Kevin J. Rodgers appeals the trial court's grant of summary judgment in favor of his uninsured motorist carrier, St. Paul Fire & Marine Insurance Company (St. Paul), in his suit for breach of contract. Rodgers filed his action after St. Paul denied under-insured motorists benefits to him following his settlement with the tortfeasor by execution of a general release. Rodgers was injured when his truck collided with a car driven by an under-insured motorist, Randall McClain. After negotiating a settlement with McClain's insurer for the limits of McClain's policy and executing a general release, Rodgers sought and was refused under-insured motorist benefits under his policy with St. Paul based upon the general release. Rodgers' breach of contract suit against both McClain and St. Paul ensued. Summary judgment was granted as to McClain, but Rodgers did not appeal this portion of the court's ruling. He instead appeals the trial court's grant of summary judgment to St. Paul. We affirm.
On appeal from a trial court's grant of summary judgment, the standard of review by this Court is a de novo review of the evidence. Gentile v. Bower, 222 Ga. App. 736 (477 SE2d 130) (1996)
. In order to prevail at summary judgment under OCGA 9-11-56
, the moving party must demonstrate that there is no genuine issue of material fact and that the undisputed facts and inferences reasonably drawn therefrom, viewed in the light most favorable to the nonmoving party, warrant judgment as a matter of law. Gentile, supra at 736-737.
1. Rodgers claims the trial court erroneously relied upon Darby v. Mathis, 212 Ga. App. 444 (441 SE2d 905) (1994)
, when it granted summary judgment to St. Paul. Rodgers also contends that Darby misconstrues the legislative intent of OCGA 33-24-41.1
. We cannot agree.
The facts in Darby are similar to the present case. In Darby, following an automobile collision, the Darbys sued Mathis for damages incurred in the collision. They subsequently settled their claims and executed a general release in favor of Mathis and his liability insurance carrier for $15,000. Darby, supra at 444. Mathis and the Darbys' own uninsured motorist insurer, Southern Guaranty, then moved for summary judgment based on the release, and the trial court granted the motions. Id.
This Court examined the law of other jurisdictions regarding the liability of a party's uninsured motorist carrier where the party executes a general release in favor of the uninsured motorist, and determined that after the execution of a general release, the Darbys were no longer "legally entitled" to recover from Mathis. Id. at 447. Furthermore, we adopted therein the reasoning that "[w]hen the release was signed, the uninsured motorist carrier was also released as a matter of law because of the derivative nature of the insurance company's liability. Once the plaintiff released all claims against the tortfeasor, there is no basis of liability on which the defendant insurance company can be held responsible under the terms of the policy." (Punctuation omitted.) Id. at 446. In light of the Darbys' general release of Mathis and the wording of their policy with Southern Guaranty, summary judgments for both Mathis and Southern Guaranty were affirmed. We did note, however, that "a pro tanto or partial release expressly reserving [certain] causes of action against Mathis would avoid this result." Id. at 447.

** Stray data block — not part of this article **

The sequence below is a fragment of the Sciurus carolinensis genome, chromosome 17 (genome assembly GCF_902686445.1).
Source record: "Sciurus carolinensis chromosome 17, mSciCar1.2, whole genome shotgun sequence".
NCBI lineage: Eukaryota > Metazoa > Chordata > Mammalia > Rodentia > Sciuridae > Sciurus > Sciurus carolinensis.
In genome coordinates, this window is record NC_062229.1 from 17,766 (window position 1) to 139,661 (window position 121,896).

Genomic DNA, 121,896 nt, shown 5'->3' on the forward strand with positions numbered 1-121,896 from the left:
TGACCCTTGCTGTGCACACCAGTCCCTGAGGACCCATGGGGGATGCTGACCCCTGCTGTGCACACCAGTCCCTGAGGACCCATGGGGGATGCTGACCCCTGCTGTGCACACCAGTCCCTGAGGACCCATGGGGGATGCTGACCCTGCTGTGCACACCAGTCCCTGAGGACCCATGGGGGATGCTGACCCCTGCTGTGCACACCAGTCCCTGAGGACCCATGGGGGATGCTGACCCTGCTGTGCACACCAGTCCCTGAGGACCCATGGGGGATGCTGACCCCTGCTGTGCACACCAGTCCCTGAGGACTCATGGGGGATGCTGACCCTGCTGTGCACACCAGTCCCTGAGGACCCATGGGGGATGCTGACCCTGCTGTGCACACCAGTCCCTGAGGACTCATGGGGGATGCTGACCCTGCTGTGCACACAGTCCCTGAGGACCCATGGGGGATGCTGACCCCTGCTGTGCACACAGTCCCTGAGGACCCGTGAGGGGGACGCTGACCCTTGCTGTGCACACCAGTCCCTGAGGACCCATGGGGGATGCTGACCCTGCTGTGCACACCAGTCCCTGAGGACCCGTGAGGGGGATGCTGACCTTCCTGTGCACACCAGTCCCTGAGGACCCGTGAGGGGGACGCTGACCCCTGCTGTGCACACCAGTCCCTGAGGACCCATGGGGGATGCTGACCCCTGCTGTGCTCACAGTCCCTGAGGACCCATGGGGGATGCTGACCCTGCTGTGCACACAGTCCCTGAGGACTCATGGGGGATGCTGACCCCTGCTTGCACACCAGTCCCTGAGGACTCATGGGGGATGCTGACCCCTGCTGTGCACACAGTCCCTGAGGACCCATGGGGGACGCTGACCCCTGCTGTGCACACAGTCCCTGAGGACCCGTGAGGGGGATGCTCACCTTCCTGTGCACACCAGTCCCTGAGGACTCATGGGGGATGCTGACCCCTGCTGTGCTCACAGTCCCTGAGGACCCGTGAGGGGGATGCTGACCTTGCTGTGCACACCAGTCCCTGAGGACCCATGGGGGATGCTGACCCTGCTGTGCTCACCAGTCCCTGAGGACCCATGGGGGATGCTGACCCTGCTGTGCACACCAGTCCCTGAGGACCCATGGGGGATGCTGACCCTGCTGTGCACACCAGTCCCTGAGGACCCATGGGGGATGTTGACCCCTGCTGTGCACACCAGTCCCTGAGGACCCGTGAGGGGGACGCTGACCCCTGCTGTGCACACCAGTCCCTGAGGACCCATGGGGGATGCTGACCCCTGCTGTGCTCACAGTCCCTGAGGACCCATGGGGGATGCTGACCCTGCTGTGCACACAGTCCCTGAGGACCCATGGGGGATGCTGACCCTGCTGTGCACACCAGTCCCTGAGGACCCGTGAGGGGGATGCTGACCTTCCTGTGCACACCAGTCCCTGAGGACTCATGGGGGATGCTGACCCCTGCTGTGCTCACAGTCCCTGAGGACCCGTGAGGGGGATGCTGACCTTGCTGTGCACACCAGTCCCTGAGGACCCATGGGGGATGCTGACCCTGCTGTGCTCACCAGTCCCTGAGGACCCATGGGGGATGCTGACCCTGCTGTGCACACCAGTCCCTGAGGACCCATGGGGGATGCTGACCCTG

Rodgers' contention that Darby misconstrues OCGA 33-24-41.1
, the applicable statute in this case, is without merit. Neither the 1992 version of the statute nor the 1994 amendment negatively impact the analysis of Darby. The statute allows a claimant like Rodgers to accept the limits of the other motorist's policy, execute a limited release of that party and its insurer, and still retain the right to pursue his own insurer for other available coverage -- here, under-insured motorist benefits. The statute clearly and repeatedly refers to a limited release, even in its title, and in that manner reflects the reasoning of Darby with respect to "the derivative nature of the insurance company's liability." (Punctuation omitted.) Darby, supra at 446.
The limited release provision of OCGA 33-24-41.1
does not conflict with the requirement that judgment be obtained from the uninsured motorist before proceeding against an uninsured motorist carrier. Under OCGA 33-24-41.1
(b) (2), the injured party may provide a limited release to the tortfeasor, releasing him from all personal liability "except to the extent other insurance coverage is available which covers such claim or claims." (Emphasis supplied.) The statute further clearly states that such a limited release "shall not . . . [r]elease the tort-feasor from personal liability to the extent that there is other insurance in effect which covers the said claim or claims." OCGA 33-24-41.1
Under these statutory provisions, the injured party who executes such a limited release may still proceed to judgment against the tortfeasor. Such a release under those conditions would not bar proceeding against the uninsured motorist carrier. The limited release therefore does not affect the injured party's ability to obtain a judgment against the tortfeasor, but merely limits the tortfeasor's personal liability to the amount of available insurance coverage.
In this case, Rodgers wrote St. Paul's representative two separate letters announcing his intention to settle with McClain's insurance company, Safeway. He further stated he would release his claims against McClain pursuant to the provisions of OCGA 33-24-41.1
, and in so doing would retain the ability to pursue St. Paul for underinsured motorist benefits under his policy. Instead, Rodgers, who is an attorney, executed a full and general release of his claims, reserving nothing. As a result, when he attempted to collect from St. Paul, St. Paul denied the claim on the basis that its liability was derivative of McClain's, and McClain was no longer subject to liability.
In light of the language contained in Rodgers' policy with St. Paul, the clear requirements of OCGA 33-24-41.1